“We have made great progress in our contributions to SOCOM in the last five years. We have and currently are consistently deploying to a number of priority locations in support of our nation’s security objectives,” Lefebvre said. “We have established great relationships with a host of individuals and established superb rapport with a number of host and partner nation militaries. Our language and cultural exposure and appreciation have risen substantially, which will better serve us in the future in various regions throughout the world.”
MSOR and MSOSG are critical to that rapid evolution, a role that will become even more important – and difficult to maintain – in the uncertainties of a post-OEF environment.
“There is no indication the world will soon revert to a place where large armies fight across open fields or even to a place where the enemy can be easily identified. Marines as a whole thrive in irregular warfare and uncertainty and this is no different in the future generation of our MARSOC warriors,” Jeffries observed. “We can certainly fight on a kinetic level, but we must also use finesse, tactical patience, and understand the non-kinetic fight.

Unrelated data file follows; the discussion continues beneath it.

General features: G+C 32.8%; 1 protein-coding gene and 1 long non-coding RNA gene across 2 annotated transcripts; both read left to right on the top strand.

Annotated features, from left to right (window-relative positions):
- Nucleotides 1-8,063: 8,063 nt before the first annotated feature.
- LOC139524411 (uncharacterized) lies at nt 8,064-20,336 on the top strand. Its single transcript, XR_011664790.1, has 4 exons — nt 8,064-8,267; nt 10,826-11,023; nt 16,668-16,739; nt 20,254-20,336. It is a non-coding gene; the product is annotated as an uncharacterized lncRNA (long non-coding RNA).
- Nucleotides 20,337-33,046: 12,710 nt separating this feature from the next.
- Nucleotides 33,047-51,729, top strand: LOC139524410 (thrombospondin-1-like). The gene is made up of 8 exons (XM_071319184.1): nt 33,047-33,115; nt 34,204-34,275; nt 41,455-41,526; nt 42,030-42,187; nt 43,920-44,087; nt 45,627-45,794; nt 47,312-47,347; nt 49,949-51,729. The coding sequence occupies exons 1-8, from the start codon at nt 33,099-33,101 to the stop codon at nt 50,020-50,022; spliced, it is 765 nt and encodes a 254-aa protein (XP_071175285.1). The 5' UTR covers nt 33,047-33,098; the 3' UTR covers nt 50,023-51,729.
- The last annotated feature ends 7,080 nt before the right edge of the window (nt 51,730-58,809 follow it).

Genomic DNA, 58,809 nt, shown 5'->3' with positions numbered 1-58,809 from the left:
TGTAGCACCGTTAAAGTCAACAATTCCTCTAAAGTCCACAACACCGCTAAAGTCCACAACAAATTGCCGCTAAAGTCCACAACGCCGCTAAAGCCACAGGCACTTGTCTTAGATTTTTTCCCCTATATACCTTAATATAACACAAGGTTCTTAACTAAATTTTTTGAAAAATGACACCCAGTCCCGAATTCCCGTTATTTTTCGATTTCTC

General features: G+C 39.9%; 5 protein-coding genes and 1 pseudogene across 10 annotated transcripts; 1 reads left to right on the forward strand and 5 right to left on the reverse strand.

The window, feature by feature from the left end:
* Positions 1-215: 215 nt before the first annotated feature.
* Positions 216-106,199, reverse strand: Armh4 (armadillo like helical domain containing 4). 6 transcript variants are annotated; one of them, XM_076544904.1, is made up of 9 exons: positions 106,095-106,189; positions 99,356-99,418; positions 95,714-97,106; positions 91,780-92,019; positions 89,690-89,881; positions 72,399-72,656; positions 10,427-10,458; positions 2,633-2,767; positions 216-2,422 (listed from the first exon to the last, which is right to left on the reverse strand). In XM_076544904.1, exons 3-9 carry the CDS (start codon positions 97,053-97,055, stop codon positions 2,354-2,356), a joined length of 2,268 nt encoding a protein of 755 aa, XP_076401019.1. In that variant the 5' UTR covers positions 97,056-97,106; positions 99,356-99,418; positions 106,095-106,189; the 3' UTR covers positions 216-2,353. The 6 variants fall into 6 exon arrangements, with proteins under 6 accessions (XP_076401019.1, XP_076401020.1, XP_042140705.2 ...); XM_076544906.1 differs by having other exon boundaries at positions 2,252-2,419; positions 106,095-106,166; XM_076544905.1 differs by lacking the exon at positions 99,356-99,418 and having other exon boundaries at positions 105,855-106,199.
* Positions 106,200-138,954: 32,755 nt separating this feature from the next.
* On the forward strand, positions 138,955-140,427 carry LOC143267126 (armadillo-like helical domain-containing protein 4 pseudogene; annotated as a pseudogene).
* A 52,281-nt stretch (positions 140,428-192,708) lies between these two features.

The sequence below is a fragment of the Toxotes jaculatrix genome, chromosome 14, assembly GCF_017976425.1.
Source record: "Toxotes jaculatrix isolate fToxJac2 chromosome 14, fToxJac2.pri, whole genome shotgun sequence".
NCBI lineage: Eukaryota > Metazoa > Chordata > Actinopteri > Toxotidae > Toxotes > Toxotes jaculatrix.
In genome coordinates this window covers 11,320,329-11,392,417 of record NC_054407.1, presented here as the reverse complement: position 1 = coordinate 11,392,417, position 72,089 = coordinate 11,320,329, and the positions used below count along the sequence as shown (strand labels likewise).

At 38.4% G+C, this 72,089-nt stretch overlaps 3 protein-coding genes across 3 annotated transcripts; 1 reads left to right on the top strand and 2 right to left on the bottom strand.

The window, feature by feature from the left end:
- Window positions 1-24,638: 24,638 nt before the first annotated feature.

“We are very adaptive and flexible – and still very capable of knocking down doors. As such, we are more capable today than ever. A top priority for us [is and will continue to be] the preparation, deployment, and redeployment of our forces to and from combat.”
For MSOSG, Anders added, it has meant becoming an organization with a “laser beam-like focus” on giving highly capable volunteers from throughout the Marine Corps both the advanced tactics and basic SOF capabilities they will require on the battlefield and advanced MOS training needed to support Marine special operators.